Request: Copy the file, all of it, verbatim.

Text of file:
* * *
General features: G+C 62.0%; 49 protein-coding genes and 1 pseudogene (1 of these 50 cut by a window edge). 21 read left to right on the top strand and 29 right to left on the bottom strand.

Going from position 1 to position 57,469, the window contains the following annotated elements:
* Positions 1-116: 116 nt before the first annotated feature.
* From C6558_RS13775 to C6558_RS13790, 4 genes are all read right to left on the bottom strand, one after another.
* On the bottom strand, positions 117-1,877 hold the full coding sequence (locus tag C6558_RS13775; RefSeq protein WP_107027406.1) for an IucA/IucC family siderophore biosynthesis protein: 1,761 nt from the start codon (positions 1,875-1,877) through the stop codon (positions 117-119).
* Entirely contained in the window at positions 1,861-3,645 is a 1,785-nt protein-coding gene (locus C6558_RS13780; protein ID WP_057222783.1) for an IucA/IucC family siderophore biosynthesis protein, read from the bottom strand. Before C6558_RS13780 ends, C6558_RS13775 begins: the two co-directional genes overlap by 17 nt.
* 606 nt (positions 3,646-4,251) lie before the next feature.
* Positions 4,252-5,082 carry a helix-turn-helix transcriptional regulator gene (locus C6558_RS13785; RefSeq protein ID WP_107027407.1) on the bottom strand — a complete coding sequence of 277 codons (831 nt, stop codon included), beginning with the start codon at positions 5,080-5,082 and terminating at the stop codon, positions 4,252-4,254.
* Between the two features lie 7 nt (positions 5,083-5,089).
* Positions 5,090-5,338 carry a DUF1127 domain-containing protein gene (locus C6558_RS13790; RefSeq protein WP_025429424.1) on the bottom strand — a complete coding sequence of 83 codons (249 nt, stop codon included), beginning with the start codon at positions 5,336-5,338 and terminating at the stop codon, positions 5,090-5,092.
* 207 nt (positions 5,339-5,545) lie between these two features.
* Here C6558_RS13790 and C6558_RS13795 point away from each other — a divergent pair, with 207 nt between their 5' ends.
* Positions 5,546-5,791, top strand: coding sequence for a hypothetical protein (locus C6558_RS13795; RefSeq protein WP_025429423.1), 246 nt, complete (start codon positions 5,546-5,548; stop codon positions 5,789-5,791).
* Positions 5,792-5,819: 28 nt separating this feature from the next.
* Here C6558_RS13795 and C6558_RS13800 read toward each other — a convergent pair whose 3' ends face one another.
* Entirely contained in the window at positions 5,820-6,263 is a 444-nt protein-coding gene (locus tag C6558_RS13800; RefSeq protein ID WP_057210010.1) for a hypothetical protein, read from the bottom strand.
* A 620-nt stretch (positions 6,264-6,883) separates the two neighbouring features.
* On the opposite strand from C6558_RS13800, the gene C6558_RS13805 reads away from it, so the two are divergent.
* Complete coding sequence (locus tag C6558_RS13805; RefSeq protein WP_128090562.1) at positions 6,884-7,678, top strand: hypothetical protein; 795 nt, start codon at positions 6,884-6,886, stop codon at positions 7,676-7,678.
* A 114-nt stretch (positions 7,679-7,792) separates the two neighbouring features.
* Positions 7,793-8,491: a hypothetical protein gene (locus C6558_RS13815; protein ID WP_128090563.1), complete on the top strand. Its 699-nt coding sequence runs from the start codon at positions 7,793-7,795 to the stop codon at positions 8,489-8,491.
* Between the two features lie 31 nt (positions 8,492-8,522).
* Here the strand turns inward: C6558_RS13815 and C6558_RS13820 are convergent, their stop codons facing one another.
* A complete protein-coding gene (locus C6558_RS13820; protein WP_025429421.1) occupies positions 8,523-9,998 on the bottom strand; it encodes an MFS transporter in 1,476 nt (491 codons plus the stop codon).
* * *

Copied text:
General features: G+C 62.0%; 49 protein-coding genes and 1 pseudogene (1 of these 50 cut by a window edge). 21 read left to right on the top strand and 29 right to left on the bottom strand.

Going from position 1 to position 57,469, the window contains the following annotated elements:
* Positions 1-116: 116 nt before the first annotated feature.
* From C6558_RS13775 to C6558_RS13790, 4 genes are all read right to left on the bottom strand, one after another.
* On the bottom strand, positions 117-1,877 hold the full coding sequence (locus tag C6558_RS13775; RefSeq protein WP_107027406.1) for an IucA/IucC family siderophore biosynthesis protein: 1,761 nt from the start codon (positions 1,875-1,877) through the stop codon (positions 117-119).
* Entirely contained in the window at positions 1,861-3,645 is a 1,785-nt protein-coding gene (locus C6558_RS13780; protein ID WP_057222783.1) for an IucA/IucC family siderophore biosynthesis protein, read from the bottom strand. Before C6558_RS13780 ends, C6558_RS13775 begins: the two co-directional genes overlap by 17 nt.
* 606 nt (positions 3,646-4,251) lie before the next feature.
* Positions 4,252-5,082 carry a helix-turn-helix transcriptional regulator gene (locus C6558_RS13785; RefSeq protein ID WP_107027407.1) on the bottom strand — a complete coding sequence of 277 codons (831 nt, stop codon included), beginning with the start codon at positions 5,080-5,082 and terminating at the stop codon, positions 4,252-4,254.
* Between the two features lie 7 nt (positions 5,083-5,089).
* Positions 5,090-5,338 carry a DUF1127 domain-containing protein gene (locus C6558_RS13790; RefSeq protein WP_025429424.1) on the bottom strand — a complete coding sequence of 83 codons (249 nt, stop codon included), beginning with the start codon at positions 5,336-5,338 and terminating at the stop codon, positions 5,090-5,092.
* 207 nt (positions 5,339-5,545) lie between these two features.
* Here C6558_RS13790 and C6558_RS13795 point away from each other — a divergent pair, with 207 nt between their 5' ends.
* Positions 5,546-5,791, top strand: coding sequence for a hypothetical protein (locus C6558_RS13795; RefSeq protein WP_025429423.1), 246 nt, complete (start codon positions 5,546-5,548; stop codon positions 5,789-5,791).
* Positions 5,792-5,819: 28 nt separating this feature from the next.
* Here C6558_RS13795 and C6558_RS13800 read toward each other — a convergent pair whose 3' ends face one another.
* Entirely contained in the window at positions 5,820-6,263 is a 444-nt protein-coding gene (locus tag C6558_RS13800; RefSeq protein ID WP_057210010.1) for a hypothetical protein, read from the bottom strand.
* A 620-nt stretch (positions 6,264-6,883) separates the two neighbouring features.
* On the opposite strand from C6558_RS13800, the gene C6558_RS13805 reads away from it, so the two are divergent.
* Complete coding sequence (locus tag C6558_RS13805; RefSeq protein WP_128090562.1) at positions 6,884-7,678, top strand: hypothetical protein; 795 nt, start codon at positions 6,884-6,886, stop codon at positions 7,676-7,678.
* A 114-nt stretch (positions 7,679-7,792) separates the two neighbouring features.
* Positions 7,793-8,491: a hypothetical protein gene (locus C6558_RS13815; protein ID WP_128090563.1), complete on the top strand. Its 699-nt coding sequence runs from the start codon at positions 7,793-7,795 to the stop codon at positions 8,489-8,491.
* Between the two features lie 31 nt (positions 8,492-8,522).
* Here the strand turns inward: C6558_RS13815 and C6558_RS13820 are convergent, their stop codons facing one another.
* A complete protein-coding gene (locus C6558_RS13820; protein WP_025429421.1) occupies positions 8,523-9,998 on the bottom strand; it encodes an MFS transporter in 1,476 nt (491 codons plus the stop codon).